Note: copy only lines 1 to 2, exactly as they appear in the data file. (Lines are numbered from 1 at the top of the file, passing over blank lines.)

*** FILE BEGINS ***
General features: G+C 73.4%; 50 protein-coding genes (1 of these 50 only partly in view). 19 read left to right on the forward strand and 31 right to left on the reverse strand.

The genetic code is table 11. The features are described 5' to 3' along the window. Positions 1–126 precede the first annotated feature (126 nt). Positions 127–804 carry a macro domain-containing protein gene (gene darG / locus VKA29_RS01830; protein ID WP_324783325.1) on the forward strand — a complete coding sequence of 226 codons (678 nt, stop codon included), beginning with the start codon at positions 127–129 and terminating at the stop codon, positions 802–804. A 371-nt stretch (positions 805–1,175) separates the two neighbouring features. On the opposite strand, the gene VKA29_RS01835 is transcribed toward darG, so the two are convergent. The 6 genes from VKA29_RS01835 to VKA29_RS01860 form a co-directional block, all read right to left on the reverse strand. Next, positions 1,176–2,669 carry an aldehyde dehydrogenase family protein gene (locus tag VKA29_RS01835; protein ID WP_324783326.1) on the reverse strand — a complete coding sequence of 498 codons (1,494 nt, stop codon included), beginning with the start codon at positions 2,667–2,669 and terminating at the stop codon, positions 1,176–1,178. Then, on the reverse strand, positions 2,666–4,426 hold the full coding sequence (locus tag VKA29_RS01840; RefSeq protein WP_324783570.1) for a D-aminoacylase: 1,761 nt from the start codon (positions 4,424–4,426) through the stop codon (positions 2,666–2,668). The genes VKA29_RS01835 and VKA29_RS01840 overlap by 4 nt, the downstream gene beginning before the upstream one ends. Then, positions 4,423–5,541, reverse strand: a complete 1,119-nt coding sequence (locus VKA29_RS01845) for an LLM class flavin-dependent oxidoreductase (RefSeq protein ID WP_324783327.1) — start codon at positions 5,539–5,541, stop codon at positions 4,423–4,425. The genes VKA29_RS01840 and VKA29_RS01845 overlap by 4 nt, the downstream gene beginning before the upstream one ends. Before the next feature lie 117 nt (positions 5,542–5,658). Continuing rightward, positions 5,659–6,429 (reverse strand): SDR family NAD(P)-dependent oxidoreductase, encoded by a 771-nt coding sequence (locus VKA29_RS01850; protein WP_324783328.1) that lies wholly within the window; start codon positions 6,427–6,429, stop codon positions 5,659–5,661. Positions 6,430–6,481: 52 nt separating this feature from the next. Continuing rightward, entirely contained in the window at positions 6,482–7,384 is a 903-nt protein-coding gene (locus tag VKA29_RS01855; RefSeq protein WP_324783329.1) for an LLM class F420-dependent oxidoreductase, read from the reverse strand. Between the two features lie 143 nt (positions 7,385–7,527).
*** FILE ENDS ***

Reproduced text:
General features: G+C 73.4%; 50 protein-coding genes (1 of these 50 only partly in view). 19 read left to right on the forward strand and 31 right to left on the reverse strand.

The genetic code is table 11. The features are described 5' to 3' along the window. Positions 1–126 precede the first annotated feature (126 nt). Positions 127–804 carry a macro domain-containing protein gene (gene darG / locus VKA29_RS01830; protein ID WP_324783325.1) on the forward strand — a complete coding sequence of 226 codons (678 nt, stop codon included), beginning with the start codon at positions 127–129 and terminating at the stop codon, positions 802–804. A 371-nt stretch (positions 805–1,175) separates the two neighbouring features. On the opposite strand, the gene VKA29_RS01835 is transcribed toward darG, so the two are convergent. The 6 genes from VKA29_RS01835 to VKA29_RS01860 form a co-directional block, all read right to left on the reverse strand. Next, positions 1,176–2,669 carry an aldehyde dehydrogenase family protein gene (locus tag VKA29_RS01835; protein ID WP_324783326.1) on the reverse strand — a complete coding sequence of 498 codons (1,494 nt, stop codon included), beginning with the start codon at positions 2,667–2,669 and terminating at the stop codon, positions 1,176–1,178. Then, on the reverse strand, positions 2,666–4,426 hold the full coding sequence (locus tag VKA29_RS01840; RefSeq protein WP_324783570.1) for a D-aminoacylase: 1,761 nt from the start codon (positions 4,424–4,426) through the stop codon (positions 2,666–2,668). The genes VKA29_RS01835 and VKA29_RS01840 overlap by 4 nt, the downstream gene beginning before the upstream one ends. Then, positions 4,423–5,541, reverse strand: a complete 1,119-nt coding sequence (locus VKA29_RS01845) for an LLM class flavin-dependent oxidoreductase (RefSeq protein ID WP_324783327.1) — start codon at positions 5,539–5,541, stop codon at positions 4,423–4,425. The genes VKA29_RS01840 and VKA29_RS01845 overlap by 4 nt, the downstream gene beginning before the upstream one ends. Before the next feature lie 117 nt (positions 5,542–5,658). Continuing rightward, positions 5,659–6,429 (reverse strand): SDR family NAD(P)-dependent oxidoreductase, encoded by a 771-nt coding sequence (locus VKA29_RS01850; protein WP_324783328.1) that lies wholly within the window; start codon positions 6,427–6,429, stop codon positions 5,659–5,661. Positions 6,430–6,481: 52 nt separating this feature from the next. Continuing rightward, entirely contained in the window at positions 6,482–7,384 is a 903-nt protein-coding gene (locus tag VKA29_RS01855; RefSeq protein WP_324783329.1) for an LLM class F420-dependent oxidoreductase, read from the reverse strand. Between the two features lie 143 nt (positions 7,385–7,527).